Beyond all of this, though, is the boldness he displays in forming a male-male coupling that is defined less by traditional modes of sexuality and more by the logical extension of male bonding that the culture has reduced to the status of bromance. For here are two men who have found the ultimate definition of themselves in each other, even as that fulfillment comes loaded with self-destruction and the possibility of annihilation. Will is able to clearly define the blurring of their personalities that has taken place, even as he also deals with the retroactive and future guilt that he now feels for all of Hannibal’s murders. It’s the endgame for Will’s empathic abilities; he might have feared forever bonding with Garret Jacob Hobbs, but the connection he’s formed with Hannibal extends to an almost genetic level. Such haziness lends this scene a queasy feeling, but it also makes it downright touching, a depiction of two people inextricably headed toward doom, yet also deeply enamored of each other. It also blows away most other televisual and cinematic representations of the complexities of human relationships in the depth of maturity to which it strives.
In the realm of complex pairings, we also have the curious case of Bedelia DuMaurier, who has been posing for so long as Lydia Fell that she now regularly self-administers a potent mixture of sedatives to keep her act going when Jack and Will arrive on the scene. Again, in most narratives of this sort, Bedelia would be the victimized woman or the femme fatale, but Hannibal won’t allow for such easy answers. For the better part of two seasons, she’s simultaneously expressed a deep attraction and revulsion toward her patient/lover/captor. But even now, after so many hints this season of her disgust with Hannibal’s murderous tendencies, she refuses to participate in simple dialectics when it comes to her feelings, packing up his bags as she prepares to part from him, telling him that he won’t be eating her, but still sharing a tender kiss and intimating that that act of cannibalism might still happen someday. And her staunch defense of him in the face of multiple interrogations shows the depth her bond with him, mirroring so much of Will’s situation. On a meta-level, these two relationships might be read as a metaphor for the plight of intellectuals and artists, who need their mutual company in a world that is so defined by strict measures of good taste, success, quality.
To continue the angle of complex and dysfunctional relationships, there’s Mason Verger’s homicidal revenge lust. His obsession with eating Hannibal is a neat bit of poetic justice, but it also seems to hold deeper implications. Look at the scene in which he fantasizes about walking up to the table where a fully glazed and prepared cannibal has been served up, Cordell’s rapturous description of the cooking process still ringing in his ears. There’s such peace in Mason’s gait and countenance. When he awakens to the sound of his phone, the pained, wistful look on Joe Anderson’s mangled face almost makes you sympathize with this monster of a man, forever trapped in a physical prison borne from the cost of his own excessive ways. Mason might be a horrible person, but he’s as much of a product of his upbringing as any of the show’s other characters. This single act of revenge seems to represent, for him, a chance at redemption through assimilation (or as his newly found Bibilical viewpoint allows him, a “transfiguration.”)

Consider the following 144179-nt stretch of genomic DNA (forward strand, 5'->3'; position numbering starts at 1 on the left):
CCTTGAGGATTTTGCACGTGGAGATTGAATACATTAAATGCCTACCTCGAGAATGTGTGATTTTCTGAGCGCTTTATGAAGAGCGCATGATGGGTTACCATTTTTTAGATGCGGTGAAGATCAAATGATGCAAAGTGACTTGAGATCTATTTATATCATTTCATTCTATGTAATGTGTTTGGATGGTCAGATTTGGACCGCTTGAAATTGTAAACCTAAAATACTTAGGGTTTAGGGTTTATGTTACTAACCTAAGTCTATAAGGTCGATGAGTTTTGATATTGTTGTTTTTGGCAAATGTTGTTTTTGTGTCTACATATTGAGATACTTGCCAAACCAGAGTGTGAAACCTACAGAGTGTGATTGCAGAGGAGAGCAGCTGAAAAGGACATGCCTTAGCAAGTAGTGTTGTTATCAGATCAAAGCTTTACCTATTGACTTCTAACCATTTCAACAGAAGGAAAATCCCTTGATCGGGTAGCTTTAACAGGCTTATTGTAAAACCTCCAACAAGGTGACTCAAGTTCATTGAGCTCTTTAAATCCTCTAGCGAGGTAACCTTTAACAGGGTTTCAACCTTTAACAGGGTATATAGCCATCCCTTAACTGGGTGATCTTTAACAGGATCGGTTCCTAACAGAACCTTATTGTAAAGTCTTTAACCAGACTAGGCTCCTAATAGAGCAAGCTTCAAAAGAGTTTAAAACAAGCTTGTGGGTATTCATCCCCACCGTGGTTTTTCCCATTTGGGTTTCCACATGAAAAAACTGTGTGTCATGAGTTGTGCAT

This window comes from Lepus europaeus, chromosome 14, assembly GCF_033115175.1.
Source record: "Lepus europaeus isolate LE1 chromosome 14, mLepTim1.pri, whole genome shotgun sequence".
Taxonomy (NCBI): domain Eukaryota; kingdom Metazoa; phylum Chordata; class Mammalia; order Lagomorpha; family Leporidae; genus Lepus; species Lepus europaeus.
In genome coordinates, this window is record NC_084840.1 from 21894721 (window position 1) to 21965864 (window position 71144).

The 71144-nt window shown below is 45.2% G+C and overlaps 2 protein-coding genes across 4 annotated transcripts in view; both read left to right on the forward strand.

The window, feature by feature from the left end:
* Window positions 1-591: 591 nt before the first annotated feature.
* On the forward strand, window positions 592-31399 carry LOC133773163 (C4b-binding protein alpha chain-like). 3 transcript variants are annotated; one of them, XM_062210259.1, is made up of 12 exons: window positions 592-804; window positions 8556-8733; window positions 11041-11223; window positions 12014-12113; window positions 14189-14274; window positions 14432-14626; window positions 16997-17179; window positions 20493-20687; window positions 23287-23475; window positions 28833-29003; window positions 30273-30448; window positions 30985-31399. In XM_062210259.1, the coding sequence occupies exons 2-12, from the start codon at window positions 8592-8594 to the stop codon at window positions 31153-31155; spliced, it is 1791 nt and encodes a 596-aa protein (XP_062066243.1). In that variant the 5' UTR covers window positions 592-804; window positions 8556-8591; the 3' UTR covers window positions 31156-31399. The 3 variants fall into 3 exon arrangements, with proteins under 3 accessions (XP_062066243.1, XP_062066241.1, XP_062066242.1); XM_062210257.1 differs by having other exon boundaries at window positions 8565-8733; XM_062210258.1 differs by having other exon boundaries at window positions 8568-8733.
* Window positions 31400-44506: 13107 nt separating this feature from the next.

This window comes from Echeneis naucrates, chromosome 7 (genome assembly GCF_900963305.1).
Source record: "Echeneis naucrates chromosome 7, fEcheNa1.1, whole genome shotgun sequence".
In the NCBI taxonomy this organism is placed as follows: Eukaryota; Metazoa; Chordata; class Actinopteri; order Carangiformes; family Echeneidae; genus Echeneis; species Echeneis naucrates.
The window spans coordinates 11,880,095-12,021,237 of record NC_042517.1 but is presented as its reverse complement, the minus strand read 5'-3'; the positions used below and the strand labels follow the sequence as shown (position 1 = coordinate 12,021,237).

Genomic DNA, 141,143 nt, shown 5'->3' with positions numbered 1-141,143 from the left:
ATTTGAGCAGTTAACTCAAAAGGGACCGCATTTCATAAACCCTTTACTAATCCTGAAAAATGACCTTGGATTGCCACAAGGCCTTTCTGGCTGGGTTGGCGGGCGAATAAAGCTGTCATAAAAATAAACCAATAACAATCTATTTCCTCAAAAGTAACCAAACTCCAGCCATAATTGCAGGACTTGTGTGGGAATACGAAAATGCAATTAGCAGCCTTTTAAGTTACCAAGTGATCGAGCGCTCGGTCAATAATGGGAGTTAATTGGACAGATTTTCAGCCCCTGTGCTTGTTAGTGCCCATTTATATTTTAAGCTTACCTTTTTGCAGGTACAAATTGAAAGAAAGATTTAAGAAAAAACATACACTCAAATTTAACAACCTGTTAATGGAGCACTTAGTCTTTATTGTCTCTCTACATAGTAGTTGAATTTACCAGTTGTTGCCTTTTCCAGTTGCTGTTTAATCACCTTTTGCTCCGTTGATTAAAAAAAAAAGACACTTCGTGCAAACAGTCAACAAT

The mechanics of that redemption form the basis for a scene (and an edit) that is as moving and hallucinatory as anything the show has produced this season. Drawn once again back into Hannibal’s lair, Jack is forced to witness Will (who, earlier in the show, he admitted to possibly wanting to carry out Hannibal’s killing on his behalf, looping back around once again to his usage of Will as a pawn from the earlier seasons) serves as the main course of the recreation of the planned dinner from “Mizumono.” As Hannibal notes “Jack was the first to suggest getting inside your head. Now we both have the opportunity to chew quite literally…what we’ve only chewed figuratively.” As he bores in on Will’s skull with a saw, seasoned Lecter fans will recognize the encroaching doom as the same one that FBI sleazebag Paul Krendler suffers at the climax of the Thomas Harris’s Hannibal. And for a moment, Jack’s ultimate nightmare seems to be coming true, as blood flies from a drugged Will’s scalp. But that blood slows down into an impressionistic splatter of crimson rain (an image that has been repeated many times in the show), climaxing in several splotches suspended against a heavenly field of clouds (reminiscent of the celestial ending of “Mizumono”) before cutting to Will and Hannibal hanging upside down alongside other cuts of meat, the newest arrivals to the Verger estate, Mason there to greet them with delight. This transition seems to indicate that the bribed Florence police arrive to the scene before Will’s brain is served up as the main course, but it also creates enough temporal dissonance to call into question the nature of the reality of this final scene. But in a season in which the characters have often moved as the dead navigating their way through the underworld, this should come as no surprise.